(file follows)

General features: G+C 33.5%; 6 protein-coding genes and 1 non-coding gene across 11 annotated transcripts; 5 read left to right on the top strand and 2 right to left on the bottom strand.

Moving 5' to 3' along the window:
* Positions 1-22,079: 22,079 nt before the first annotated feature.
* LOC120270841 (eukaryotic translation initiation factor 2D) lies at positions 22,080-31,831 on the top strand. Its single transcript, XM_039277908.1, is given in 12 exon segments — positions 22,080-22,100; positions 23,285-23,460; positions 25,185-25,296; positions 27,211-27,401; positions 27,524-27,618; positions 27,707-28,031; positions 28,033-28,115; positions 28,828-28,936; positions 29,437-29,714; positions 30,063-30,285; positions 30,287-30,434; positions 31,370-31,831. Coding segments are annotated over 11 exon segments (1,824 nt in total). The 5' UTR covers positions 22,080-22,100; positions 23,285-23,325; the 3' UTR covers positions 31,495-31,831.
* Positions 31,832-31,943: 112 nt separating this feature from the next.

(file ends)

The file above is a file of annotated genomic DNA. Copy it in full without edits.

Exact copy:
General features: G+C 33.5%; 6 protein-coding genes and 1 non-coding gene across 11 annotated transcripts; 5 read left to right on the top strand and 2 right to left on the bottom strand.

Moving 5' to 3' along the window:
* Positions 1-22,079: 22,079 nt before the first annotated feature.
* LOC120270841 (eukaryotic translation initiation factor 2D) lies at positions 22,080-31,831 on the top strand. Its single transcript, XM_039277908.1, is given in 12 exon segments — positions 22,080-22,100; positions 23,285-23,460; positions 25,185-25,296; positions 27,211-27,401; positions 27,524-27,618; positions 27,707-28,031; positions 28,033-28,115; positions 28,828-28,936; positions 29,437-29,714; positions 30,063-30,285; positions 30,287-30,434; positions 31,370-31,831. Coding segments are annotated over 11 exon segments (1,824 nt in total). The 5' UTR covers positions 22,080-22,100; positions 23,285-23,325; the 3' UTR covers positions 31,495-31,831.
* Positions 31,832-31,943: 112 nt separating this feature from the next.